The snap, crackle, pop, and dancing flames in a wood-burning fireplace warm the heart as well as the home. When pine cones are plentiful, you can treat and use them as fire starters or add several to the wood to encourage a quick, hot fire. Different types of wood burn better, hotter, and cleaner than others, but the wood should always be seasoned for six months to a year to ensure that it's completely dry.
Pine Cone Kindling
You can burn pine cones in your fireplace or wood stove, and they're especially good for kindling when you're trying to start a fire. You may notice that pine cones smoke a little bit more than twigs or other small kindling, but then they will flare up and help ignite the larger pieces of wood in the fireplace.
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Be sure to close the fireplace screen after using a long match or fireplace lighter to light the fire starter or kindling. Keep the screen closed when the fire is burning to prevent sparks from flying out of the fireplace.
Pine Cone Fire Starters
Make your own homemade fire starters out of pine cones. This is a good way to use up pine cones if you have plenty of them around your yard. Gather up the pine cones as they fall and set them aside until you're ready to prepare the fire starters.
Place the harvested pine cones on a cookie sheet covered with aluminum foil and bake at 150 to 200 degrees Fahrenheit for one hour. Melt the wax — beeswax, candle-making wax, or bits of candles — in a double boiler on top of the stove. Tie a wick tightly around each pine cone; then dip it in the melted wax and set it aside to dry.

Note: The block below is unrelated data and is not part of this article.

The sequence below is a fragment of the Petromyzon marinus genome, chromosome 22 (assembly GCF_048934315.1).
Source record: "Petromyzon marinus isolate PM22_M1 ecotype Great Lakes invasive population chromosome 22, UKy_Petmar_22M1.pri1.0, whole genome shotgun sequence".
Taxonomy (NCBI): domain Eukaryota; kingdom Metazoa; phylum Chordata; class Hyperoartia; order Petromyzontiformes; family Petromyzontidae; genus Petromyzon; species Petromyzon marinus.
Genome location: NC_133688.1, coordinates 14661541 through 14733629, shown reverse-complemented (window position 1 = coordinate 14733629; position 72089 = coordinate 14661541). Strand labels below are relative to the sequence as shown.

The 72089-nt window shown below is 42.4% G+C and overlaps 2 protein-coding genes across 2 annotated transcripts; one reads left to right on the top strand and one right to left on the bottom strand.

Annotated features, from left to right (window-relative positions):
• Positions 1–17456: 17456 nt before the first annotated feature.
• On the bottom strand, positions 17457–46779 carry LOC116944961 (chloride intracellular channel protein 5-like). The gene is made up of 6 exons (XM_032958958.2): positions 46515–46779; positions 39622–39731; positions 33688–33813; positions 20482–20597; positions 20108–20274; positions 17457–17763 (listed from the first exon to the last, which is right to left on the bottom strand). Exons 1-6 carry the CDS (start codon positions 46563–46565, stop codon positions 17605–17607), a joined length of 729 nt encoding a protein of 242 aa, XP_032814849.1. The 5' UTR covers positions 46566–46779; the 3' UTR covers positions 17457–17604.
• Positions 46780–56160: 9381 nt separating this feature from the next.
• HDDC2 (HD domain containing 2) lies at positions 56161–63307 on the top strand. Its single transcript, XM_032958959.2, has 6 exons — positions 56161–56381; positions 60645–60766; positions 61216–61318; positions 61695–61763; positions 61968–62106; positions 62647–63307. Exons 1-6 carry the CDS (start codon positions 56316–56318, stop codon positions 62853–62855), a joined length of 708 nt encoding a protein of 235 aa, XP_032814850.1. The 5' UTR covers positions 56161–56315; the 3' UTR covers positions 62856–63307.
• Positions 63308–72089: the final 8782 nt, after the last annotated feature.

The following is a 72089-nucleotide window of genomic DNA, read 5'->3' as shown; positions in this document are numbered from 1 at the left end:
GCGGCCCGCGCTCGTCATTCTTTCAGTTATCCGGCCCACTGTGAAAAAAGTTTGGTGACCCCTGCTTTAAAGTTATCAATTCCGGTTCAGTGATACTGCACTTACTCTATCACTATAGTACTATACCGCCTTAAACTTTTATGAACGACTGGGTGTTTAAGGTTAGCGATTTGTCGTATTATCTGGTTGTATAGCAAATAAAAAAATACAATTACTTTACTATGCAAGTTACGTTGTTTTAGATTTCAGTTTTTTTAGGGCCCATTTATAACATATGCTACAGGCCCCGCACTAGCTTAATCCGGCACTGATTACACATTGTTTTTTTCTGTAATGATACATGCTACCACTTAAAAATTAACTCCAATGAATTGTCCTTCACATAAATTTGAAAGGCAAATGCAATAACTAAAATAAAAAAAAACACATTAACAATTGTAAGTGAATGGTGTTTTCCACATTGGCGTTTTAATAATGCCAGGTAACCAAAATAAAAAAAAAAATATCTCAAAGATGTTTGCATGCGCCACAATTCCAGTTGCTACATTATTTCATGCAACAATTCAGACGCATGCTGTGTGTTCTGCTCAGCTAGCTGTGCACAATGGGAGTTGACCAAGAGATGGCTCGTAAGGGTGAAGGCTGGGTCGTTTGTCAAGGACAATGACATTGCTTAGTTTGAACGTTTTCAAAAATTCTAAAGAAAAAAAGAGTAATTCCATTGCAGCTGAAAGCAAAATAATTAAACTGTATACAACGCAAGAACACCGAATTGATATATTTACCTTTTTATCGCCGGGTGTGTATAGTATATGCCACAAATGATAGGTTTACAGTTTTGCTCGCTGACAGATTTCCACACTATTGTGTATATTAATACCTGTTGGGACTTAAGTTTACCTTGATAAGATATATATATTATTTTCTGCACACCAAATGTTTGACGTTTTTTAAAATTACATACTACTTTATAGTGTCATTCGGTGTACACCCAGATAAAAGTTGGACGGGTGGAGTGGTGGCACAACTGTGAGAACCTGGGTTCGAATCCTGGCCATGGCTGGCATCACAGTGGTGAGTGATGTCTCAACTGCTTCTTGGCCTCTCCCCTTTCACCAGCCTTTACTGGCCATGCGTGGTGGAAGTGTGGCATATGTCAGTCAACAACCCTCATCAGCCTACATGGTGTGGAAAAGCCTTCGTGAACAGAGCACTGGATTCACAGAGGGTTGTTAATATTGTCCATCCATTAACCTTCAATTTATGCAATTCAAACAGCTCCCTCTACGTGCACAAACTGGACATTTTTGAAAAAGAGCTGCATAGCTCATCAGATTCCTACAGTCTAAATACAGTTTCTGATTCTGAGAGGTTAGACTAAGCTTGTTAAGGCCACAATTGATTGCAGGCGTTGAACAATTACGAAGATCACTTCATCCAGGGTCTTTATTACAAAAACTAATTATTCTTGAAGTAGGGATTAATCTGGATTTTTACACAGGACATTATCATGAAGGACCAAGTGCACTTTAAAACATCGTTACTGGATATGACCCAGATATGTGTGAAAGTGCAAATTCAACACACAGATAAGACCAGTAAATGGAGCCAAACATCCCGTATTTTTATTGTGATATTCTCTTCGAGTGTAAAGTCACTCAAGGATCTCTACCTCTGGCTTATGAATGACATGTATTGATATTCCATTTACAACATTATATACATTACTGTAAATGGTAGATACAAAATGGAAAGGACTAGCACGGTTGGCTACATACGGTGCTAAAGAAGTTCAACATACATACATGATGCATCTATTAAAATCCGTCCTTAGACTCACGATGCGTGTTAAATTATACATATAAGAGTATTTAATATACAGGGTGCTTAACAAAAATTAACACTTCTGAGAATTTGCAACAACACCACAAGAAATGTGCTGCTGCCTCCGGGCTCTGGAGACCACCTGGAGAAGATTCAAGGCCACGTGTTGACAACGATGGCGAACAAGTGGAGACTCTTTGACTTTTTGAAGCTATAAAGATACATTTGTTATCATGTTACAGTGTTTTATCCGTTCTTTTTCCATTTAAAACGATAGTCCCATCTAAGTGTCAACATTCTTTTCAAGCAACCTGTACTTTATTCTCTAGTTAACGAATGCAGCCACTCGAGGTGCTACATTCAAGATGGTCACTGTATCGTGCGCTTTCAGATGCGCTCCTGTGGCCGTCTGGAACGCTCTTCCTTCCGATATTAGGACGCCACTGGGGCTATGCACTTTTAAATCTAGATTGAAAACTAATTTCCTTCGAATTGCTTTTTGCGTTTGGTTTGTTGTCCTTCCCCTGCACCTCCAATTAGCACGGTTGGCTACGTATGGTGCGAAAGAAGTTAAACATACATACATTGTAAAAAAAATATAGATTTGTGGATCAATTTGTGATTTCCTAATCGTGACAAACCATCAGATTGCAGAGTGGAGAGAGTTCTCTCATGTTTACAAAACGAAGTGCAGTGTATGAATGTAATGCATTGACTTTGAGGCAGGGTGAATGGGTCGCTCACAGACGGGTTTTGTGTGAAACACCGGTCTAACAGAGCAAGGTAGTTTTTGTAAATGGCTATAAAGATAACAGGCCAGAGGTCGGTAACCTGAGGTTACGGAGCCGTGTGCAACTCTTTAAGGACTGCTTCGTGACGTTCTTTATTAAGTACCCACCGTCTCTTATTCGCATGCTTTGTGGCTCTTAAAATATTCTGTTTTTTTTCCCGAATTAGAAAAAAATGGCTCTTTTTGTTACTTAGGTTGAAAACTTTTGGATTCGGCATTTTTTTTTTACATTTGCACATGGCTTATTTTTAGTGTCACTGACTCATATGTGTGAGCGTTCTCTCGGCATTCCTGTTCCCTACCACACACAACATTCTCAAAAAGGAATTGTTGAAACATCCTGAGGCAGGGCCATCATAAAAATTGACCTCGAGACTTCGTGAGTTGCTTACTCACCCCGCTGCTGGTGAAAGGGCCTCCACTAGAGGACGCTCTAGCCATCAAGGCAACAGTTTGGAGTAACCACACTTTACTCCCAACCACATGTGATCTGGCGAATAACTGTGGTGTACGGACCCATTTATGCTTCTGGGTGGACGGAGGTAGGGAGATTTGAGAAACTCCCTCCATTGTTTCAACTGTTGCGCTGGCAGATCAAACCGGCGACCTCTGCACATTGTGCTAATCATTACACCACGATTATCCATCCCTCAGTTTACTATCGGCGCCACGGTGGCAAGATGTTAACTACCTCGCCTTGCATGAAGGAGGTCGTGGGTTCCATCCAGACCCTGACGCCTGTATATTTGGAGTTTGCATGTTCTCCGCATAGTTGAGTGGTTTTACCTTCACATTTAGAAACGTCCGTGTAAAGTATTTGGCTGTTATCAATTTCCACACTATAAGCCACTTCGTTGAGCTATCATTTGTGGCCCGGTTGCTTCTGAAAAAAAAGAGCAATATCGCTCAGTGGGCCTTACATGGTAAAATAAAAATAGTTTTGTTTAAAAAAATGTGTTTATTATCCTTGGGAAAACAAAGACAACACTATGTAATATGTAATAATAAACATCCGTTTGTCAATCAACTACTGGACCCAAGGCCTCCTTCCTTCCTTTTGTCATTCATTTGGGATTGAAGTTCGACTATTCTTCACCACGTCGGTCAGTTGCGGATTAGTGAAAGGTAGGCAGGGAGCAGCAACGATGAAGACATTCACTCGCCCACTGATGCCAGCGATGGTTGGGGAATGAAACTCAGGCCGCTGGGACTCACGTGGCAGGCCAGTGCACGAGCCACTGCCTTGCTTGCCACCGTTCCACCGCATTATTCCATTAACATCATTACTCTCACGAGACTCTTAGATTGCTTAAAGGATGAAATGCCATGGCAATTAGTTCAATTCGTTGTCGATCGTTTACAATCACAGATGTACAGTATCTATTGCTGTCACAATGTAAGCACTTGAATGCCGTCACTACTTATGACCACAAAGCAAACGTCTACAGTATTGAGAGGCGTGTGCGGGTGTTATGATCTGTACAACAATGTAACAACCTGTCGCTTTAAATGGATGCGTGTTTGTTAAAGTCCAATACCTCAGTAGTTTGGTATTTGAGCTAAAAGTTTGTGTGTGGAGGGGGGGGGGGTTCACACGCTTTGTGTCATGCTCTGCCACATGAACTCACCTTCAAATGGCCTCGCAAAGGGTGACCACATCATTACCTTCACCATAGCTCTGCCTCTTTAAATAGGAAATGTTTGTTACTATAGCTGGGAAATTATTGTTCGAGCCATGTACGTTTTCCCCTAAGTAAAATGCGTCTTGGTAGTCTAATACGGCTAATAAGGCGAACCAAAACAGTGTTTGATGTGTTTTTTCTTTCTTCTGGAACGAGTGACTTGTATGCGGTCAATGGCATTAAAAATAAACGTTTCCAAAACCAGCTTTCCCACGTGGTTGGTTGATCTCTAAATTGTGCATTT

If you burn a lot of scented candles and use that leftover wax to coat your pine cones, this will give your fire a pleasant smell. Alternatively, stir scented oils or ground cinnamon, cloves, and other spices into the melted wax to scent the pine cone fire starters.
Colorful Pine Cone Flames
To make colorful flames, dry the pine cones first. Mix 1 cup of salt, borax, boric acid, or Epsom salts with 1/2 gallon of hot water and submerge the pine cones to soak overnight. Use salt for yellow flames, borax for yellow-green, boric acid for green, and Epsom salts for white. Allow the pine cones to dry for a minimum of three days before using them in the fireplace.
Pine Cones and Creosote
Creosote is a buildup of residue formed from burning softer woods such as pine. However, pine cones do not give off as much creosote as pine wood does. In addition, well-seasoned dry pine burns quickly and doesn't leave a creosote residue in the chimney.
To help prevent creosote, never burn green wood. Dry your firewood, whether pine, oak, or other softwood or hardwood, for six to 12 months before using it in the fireplace. Just to be on the safe side, have a professional chimney sweep inspect and clean your fireplace every year before cold weather arrives.
Starting a Fire
To start a fire using pine cones as tinder, place several small pieces of wood kindling on the grate; then top them with crumpled paper and one or two pine cones. Build a stack of firewood around the pine cones, with kindling and smaller pieces of wood positioned closest to the fire starters to burn first and the larger pieces around the perimeter. Use a long match to light the paper and pine cones.
Monitor the fire carefully and add more kindling around the pine cones, if necessary, to encourage the larger pieces to catch fire. Use firewood tongs, roll up your sleeves, and keep your clothing, hands, face, and hair, as well as children and pets, away from the firewood and flames.